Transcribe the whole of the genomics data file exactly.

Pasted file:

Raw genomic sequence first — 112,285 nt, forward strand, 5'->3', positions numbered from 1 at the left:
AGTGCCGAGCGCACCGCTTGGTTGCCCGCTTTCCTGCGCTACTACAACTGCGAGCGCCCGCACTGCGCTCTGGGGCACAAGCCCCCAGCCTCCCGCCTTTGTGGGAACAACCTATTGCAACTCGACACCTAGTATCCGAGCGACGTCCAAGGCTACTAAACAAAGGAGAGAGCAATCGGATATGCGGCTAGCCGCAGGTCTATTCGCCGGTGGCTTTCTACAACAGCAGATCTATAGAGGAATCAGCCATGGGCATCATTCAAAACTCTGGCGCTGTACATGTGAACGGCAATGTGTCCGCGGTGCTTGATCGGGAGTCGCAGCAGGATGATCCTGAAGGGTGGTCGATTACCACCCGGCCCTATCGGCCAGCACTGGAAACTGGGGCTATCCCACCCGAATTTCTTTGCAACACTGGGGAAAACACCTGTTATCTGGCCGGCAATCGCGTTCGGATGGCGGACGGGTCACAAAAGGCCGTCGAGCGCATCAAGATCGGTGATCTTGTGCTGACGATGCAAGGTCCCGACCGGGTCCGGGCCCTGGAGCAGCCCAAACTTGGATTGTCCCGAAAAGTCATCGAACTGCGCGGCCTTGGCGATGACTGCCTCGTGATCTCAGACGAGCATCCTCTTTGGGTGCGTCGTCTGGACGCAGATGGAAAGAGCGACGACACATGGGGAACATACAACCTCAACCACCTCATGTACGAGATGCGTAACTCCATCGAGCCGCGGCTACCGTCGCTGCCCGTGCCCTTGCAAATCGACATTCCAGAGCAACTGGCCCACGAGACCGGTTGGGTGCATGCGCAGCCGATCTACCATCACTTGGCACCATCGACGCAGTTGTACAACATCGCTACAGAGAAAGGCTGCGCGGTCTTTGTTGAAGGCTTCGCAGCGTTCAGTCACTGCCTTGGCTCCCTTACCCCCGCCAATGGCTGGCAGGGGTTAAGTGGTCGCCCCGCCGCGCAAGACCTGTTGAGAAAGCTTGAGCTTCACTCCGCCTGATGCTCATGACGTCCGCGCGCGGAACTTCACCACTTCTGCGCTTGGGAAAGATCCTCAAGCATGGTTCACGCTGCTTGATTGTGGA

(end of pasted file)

Raw genomic sequence first — 112,285 nt, forward strand, 5'->3', positions numbered from 1 at the left:
AGTGCCGAGCGCACCGCTTGGTTGCCCGCTTTCCTGCGCTACTACAACTGCGAGCGCCCGCACTGCGCTCTGGGGCACAAGCCCCCAGCCTCCCGCCTTTGTGGGAACAACCTATTGCAACTCGACACCTAGTATCCGAGCGACGTCCAAGGCTACTAAACAAAGGAGAGAGCAATCGGATATGCGGCTAGCCGCAGGTCTATTCGCCGGTGGCTTTCTACAACAGCAGATCTATAGAGGAATCAGCCATGGGCATCATTCAAAACTCTGGCGCTGTACATGTGAACGGCAATGTGTCCGCGGTGCTTGATCGGGAGTCGCAGCAGGATGATCCTGAAGGGTGGTCGATTACCACCCGGCCCTATCGGCCAGCACTGGAAACTGGGGCTATCCCACCCGAATTTCTTTGCAACACTGGGGAAAACACCTGTTATCTGGCCGGCAATCGCGTTCGGATGGCGGACGGGTCACAAAAGGCCGTCGAGCGCATCAAGATCGGTGATCTTGTGCTGACGATGCAAGGTCCCGACCGGGTCCGGGCCCTGGAGCAGCCCAAACTTGGATTGTCCCGAAAAGTCATCGAACTGCGCGGCCTTGGCGATGACTGCCTCGTGATCTCAGACGAGCATCCTCTTTGGGTGCGTCGTCTGGACGCAGATGGAAAGAGCGACGACACATGGGGAACATACAACCTCAACCACCTCATGTACGAGATGCGTAACTCCATCGAGCCGCGGCTACCGTCGCTGCCCGTGCCCTTGCAAATCGACATTCCAGAGCAACTGGCCCACGAGACCGGTTGGGTGCATGCGCAGCCGATCTACCATCACTTGGCACCATCGACGCAGTTGTACAACATCGCTACAGAGAAAGGCTGCGCGGTCTTTGTTGAAGGCTTCGCAGCGTTCAGTCACTGCCTTGGCTCCCTTACCCCCGCCAATGGCTGGCAGGGGTTAAGTGGTCGCCCCGCCGCGCAAGACCTGTTGAGAAAGCTTGAGCTTCACTCCGCCTGATGCTCATGACGTCCGCGCGCGGAACTTCACCACTTCTGCGCTTGGGAAAGATCCTCAAGCATGGTTCACGCTGCTTGATTGTGGA